The image rights of property
The owner of it is owner of the image of it ?
If the question has panicked courtroom last few years , the solution is well established in case law now . Imagine the situation : a person takes pictures of your house. A few weeks later , you realize that the pictures illustrate the brochure of a real estate agency or a tourist without you having given your permission.
The owner does not have an exclusive right
It is a third party entitled to exploit for commercial purposes the image of your property ? Well yes. This solution , far from obvious , was the subject of much debate among lawyers. After several turnovers, the judges of the Court of Cassation ruled in favor of the photographers .
What Is Property ? The right to property is a real right , that is to say, the right of a person on one thing. The property is divided in three parts :
usus that is as the right to use things , to use , but also not to be used
fructus , which means the right to receive income on the property (praising good example) ;
abusus which is the right of the owner to dispose of it as he sees fit , destroy , sell or do nothing .
First step : to 2004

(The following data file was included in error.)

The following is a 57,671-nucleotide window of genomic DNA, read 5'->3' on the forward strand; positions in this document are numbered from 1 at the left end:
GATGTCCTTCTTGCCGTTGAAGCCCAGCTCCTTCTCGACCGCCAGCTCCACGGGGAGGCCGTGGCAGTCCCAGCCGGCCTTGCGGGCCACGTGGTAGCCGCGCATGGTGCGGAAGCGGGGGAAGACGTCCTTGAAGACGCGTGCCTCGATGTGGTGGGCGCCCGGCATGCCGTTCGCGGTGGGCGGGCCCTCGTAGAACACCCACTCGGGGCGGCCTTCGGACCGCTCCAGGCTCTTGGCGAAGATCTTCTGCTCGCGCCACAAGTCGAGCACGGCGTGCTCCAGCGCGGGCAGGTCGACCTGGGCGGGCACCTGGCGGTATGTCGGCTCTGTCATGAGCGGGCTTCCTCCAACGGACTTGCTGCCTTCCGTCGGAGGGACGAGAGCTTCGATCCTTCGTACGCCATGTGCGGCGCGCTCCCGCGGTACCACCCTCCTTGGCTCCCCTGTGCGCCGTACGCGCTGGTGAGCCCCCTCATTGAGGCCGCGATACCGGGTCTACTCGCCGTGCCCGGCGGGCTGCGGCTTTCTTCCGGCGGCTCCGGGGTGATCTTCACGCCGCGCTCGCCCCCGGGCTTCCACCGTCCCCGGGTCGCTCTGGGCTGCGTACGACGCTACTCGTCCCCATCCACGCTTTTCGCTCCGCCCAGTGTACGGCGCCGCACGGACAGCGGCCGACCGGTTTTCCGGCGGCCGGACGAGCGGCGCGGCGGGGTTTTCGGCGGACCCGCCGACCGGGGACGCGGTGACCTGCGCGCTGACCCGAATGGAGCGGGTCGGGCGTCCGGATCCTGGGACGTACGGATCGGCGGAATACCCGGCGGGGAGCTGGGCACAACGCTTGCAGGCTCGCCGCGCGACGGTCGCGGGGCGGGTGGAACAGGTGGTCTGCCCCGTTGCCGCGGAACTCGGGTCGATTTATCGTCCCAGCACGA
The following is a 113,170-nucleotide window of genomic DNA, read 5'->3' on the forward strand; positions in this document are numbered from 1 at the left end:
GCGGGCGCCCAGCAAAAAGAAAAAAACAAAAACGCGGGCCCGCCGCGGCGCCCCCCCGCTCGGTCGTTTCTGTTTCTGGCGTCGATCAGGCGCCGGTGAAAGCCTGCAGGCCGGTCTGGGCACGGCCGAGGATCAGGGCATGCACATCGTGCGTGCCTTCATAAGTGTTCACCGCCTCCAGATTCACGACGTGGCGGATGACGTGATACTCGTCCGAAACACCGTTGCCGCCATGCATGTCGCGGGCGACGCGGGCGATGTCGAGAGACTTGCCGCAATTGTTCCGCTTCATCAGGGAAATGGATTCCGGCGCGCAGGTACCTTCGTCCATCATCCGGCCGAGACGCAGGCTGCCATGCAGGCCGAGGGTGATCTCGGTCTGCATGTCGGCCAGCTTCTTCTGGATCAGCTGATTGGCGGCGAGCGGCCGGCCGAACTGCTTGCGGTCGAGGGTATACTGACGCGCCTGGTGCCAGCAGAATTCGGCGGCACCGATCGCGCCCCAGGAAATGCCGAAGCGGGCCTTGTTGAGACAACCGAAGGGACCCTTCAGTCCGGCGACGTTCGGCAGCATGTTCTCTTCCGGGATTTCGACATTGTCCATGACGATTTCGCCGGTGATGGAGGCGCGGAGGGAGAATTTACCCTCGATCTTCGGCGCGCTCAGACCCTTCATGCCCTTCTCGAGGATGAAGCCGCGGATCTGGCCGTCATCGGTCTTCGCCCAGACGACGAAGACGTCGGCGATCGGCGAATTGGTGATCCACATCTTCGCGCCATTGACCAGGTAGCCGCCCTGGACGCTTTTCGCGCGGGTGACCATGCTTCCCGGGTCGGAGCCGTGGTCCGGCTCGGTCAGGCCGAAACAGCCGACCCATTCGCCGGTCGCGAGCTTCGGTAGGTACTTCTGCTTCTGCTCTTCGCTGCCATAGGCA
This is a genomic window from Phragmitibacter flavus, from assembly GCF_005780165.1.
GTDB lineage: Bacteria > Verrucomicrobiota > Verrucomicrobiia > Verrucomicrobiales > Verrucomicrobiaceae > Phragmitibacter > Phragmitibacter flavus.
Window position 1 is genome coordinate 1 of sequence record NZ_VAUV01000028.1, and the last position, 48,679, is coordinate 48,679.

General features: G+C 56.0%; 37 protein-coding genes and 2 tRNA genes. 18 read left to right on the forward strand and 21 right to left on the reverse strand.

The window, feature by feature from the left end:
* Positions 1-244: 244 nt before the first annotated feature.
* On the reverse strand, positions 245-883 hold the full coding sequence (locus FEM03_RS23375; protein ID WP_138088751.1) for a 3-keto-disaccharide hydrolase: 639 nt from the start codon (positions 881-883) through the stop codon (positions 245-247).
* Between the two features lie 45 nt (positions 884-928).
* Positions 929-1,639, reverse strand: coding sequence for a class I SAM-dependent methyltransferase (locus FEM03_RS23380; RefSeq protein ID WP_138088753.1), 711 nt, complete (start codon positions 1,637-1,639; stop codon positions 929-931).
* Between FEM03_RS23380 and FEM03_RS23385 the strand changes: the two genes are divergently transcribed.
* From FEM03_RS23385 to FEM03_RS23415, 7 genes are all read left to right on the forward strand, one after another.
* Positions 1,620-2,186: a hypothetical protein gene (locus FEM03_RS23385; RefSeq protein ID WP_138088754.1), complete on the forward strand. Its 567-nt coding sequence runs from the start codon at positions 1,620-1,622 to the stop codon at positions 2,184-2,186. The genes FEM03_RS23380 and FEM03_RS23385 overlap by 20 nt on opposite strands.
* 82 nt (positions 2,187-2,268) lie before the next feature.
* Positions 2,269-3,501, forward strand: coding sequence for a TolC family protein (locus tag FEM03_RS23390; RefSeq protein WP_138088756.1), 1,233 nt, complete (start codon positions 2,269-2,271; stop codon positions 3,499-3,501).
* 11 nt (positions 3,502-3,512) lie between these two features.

Initially, the courts held that only the owner could exploit the image of the good. The rationale is logical: the owner has absolute right over his property, so it is the only one to use the thing and earn income. This solution was the one chosen in a judgment of 10 March 1999. The facts were as follows: postcards of the first Parisian café released in 1944 were marketed. The Supreme Court had ruled in favor of the owner of the cafe, holding that "the owner has the exclusive right to use the property in any form whatsoever." The solution, very protective of the owners, was criticized in that it may limit public access to buildings of cultural or historical interest. In addition to made complicated the work of photographers and real estate press whose job is to show pictures of real estate.
Second step: since 2004
The Supreme Court changed its jurisprudence in a judgment of 7 May 2004. Now the owner of a property has no exclusive right to the picture of it . It can not therefore preclude a person 's photograph well and exploits this image. In this case, the front of a mansion had been reproduced on advertising leaflets of a residence immobilière.La decision was subsequently confirmed in 2005 and has not been challenged since . In this case, the photograph of an eighteenth century house , accompanied by localisatrices details, historical or architectural , was published without permission of the owners , in a book on common heritage of France .